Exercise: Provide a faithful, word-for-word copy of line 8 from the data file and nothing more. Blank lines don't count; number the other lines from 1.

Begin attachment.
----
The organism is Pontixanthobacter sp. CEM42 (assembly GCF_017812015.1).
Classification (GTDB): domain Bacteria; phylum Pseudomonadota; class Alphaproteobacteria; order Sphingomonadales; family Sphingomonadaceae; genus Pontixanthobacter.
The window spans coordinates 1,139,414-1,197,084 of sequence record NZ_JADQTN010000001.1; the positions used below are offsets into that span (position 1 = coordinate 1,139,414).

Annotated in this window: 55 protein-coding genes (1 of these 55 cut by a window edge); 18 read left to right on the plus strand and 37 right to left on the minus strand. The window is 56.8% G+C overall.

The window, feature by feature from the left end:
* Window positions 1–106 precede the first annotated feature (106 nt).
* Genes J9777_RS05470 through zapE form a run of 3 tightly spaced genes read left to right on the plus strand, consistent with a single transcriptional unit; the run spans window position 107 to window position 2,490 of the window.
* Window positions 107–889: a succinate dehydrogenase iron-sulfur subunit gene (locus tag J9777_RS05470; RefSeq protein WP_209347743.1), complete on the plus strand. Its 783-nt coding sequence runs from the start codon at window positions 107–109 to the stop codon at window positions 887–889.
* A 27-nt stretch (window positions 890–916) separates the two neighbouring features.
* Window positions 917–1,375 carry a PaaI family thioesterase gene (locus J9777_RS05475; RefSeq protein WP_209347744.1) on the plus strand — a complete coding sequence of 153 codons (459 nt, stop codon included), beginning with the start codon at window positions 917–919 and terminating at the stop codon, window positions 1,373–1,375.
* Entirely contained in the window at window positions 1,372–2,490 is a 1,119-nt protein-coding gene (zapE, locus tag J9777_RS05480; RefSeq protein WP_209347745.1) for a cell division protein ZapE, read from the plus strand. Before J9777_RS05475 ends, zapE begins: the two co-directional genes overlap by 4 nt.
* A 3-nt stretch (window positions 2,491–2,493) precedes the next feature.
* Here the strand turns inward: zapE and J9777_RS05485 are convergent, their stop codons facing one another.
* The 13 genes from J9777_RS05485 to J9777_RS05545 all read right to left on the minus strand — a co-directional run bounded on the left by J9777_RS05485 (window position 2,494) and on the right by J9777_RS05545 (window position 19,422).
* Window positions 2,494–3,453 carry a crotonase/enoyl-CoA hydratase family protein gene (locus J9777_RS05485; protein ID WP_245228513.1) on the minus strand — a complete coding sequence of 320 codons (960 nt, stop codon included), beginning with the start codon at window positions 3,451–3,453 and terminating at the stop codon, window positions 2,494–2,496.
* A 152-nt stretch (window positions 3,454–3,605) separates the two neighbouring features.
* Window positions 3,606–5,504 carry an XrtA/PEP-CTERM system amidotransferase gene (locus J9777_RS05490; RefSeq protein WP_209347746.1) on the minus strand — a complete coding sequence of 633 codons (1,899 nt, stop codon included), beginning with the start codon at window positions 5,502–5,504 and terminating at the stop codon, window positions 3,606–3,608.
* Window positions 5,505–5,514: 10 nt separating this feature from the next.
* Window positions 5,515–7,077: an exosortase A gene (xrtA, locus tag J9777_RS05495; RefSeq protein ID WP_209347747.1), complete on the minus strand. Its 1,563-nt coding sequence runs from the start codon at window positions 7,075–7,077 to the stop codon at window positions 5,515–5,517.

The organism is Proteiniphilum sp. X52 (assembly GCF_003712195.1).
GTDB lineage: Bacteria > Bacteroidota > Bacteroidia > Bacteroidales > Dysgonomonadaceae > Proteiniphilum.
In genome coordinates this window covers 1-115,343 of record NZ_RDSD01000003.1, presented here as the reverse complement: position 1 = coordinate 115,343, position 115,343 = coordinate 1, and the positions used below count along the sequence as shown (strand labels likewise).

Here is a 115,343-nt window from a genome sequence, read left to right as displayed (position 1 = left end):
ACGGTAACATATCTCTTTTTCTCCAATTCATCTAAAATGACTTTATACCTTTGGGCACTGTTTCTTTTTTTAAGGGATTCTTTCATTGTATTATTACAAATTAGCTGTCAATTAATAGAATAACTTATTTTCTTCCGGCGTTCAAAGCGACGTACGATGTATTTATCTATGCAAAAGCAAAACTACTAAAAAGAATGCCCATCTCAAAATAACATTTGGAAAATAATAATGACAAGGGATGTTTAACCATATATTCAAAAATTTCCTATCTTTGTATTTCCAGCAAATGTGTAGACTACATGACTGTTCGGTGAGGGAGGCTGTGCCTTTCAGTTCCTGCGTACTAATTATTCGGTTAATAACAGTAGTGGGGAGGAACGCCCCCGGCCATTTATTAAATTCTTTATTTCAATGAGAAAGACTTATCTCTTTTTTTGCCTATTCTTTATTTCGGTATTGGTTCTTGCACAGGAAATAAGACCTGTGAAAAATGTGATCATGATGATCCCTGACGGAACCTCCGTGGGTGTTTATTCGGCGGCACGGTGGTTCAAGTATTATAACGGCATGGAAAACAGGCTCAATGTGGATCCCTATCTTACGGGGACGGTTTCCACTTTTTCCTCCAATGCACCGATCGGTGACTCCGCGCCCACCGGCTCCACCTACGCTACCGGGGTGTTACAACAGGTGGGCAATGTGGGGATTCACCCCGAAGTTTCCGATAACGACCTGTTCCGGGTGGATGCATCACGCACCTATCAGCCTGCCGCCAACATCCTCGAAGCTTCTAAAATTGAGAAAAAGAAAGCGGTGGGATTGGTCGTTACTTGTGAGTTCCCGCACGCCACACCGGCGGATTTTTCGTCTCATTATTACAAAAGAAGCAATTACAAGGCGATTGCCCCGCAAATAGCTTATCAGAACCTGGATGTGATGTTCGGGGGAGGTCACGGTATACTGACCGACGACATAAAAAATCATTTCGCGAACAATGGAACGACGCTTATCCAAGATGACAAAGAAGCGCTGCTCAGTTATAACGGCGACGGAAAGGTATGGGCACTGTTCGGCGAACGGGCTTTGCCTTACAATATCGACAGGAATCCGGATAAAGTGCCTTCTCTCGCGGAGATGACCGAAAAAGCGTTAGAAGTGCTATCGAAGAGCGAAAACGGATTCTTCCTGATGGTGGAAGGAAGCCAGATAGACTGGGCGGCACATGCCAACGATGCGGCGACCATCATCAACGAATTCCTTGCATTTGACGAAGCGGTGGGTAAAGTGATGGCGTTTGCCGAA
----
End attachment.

* Window positions 107–889: a succinate dehydrogenase iron-sulfur subunit gene (locus tag J9777_RS05470; RefSeq protein WP_209347743.1), complete on the plus strand. Its 783-nt coding sequence runs from the start codon at window positions 107–109 to the stop codon at window positions 887–889.